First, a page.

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The Guideposts editor-in-chief exaplains why it’s time to move forward after the New Year celebrations.

New York City is a Christmas tree graveyard this time of year, the curbsides lined with discarded Scotch and Norway pines, some still trailing bits of tinsel and the occasional ornament, waiting for collection. For Millie on our pre-dawn walks it is an olfactory paradise. She trods slowly down the salted sidewalks, sniffing the brown branches, requiring an occasional tug on the leash as a reminder that we can’t spend all day out here.

But it’s strangely peaceful, this sidewalk forest, almost dreamlike and soul-soothing. The snow drifts cloak the city’s sounds in a soft silence. People move slowly, hunched against the chill. It is the calm after the storm, I suppose. The end of the year comes in such a frantic rush—we’re trying to get done all we wanted to get done, see our families, celebrate the holidays. Who isn’t exhausted by the time New Year’s rolls up on us?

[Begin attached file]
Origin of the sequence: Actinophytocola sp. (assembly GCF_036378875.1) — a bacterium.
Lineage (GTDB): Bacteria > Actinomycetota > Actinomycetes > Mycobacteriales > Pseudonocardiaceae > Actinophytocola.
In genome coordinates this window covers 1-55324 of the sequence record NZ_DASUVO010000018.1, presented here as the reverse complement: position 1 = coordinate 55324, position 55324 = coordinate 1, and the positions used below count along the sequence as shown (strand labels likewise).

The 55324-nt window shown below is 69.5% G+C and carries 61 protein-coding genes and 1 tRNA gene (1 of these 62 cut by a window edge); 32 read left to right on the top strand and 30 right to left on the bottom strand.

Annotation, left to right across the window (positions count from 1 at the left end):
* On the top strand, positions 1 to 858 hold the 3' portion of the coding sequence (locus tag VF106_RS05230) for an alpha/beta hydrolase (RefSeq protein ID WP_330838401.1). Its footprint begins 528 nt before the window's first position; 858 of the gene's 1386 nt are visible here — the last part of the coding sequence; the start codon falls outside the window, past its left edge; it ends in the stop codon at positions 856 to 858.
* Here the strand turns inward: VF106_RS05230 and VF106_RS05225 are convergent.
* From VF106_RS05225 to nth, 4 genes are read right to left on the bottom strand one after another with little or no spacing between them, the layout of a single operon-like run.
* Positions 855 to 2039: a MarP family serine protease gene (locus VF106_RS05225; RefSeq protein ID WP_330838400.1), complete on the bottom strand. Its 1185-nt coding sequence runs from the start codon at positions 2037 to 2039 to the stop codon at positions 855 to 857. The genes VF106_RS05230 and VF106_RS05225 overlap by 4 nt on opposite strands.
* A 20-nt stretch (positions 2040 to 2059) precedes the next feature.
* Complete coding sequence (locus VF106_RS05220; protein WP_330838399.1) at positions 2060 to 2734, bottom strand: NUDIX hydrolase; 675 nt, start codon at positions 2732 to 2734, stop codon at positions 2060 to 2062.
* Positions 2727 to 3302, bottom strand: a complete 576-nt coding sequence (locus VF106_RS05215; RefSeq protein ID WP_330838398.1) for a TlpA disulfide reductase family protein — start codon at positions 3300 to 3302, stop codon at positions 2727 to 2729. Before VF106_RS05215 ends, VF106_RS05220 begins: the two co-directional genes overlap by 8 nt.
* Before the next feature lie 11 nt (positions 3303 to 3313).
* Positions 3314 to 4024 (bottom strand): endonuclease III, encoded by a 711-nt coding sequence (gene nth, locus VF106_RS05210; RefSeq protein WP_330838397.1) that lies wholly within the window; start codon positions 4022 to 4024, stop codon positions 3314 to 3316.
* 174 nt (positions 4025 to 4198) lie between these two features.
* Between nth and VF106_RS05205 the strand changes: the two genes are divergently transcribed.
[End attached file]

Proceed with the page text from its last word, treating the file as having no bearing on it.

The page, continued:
But these early days of January feel slow and purposeful, as if we’re catching our breath and gathering our strength, especially at this time of the morning. The sun is coming up just a tiny bit earlier but you wouldn’t notice unless you are like me and Millie, out at dawn every day. 

Millie veers towards another tree collapsed on its side. I let her inspect it briefly then give her a little pull. It’s time to move on.    

Edward Grinnan is Editor-in-Chief and Vice President of GUIDEPOSTS Publications.

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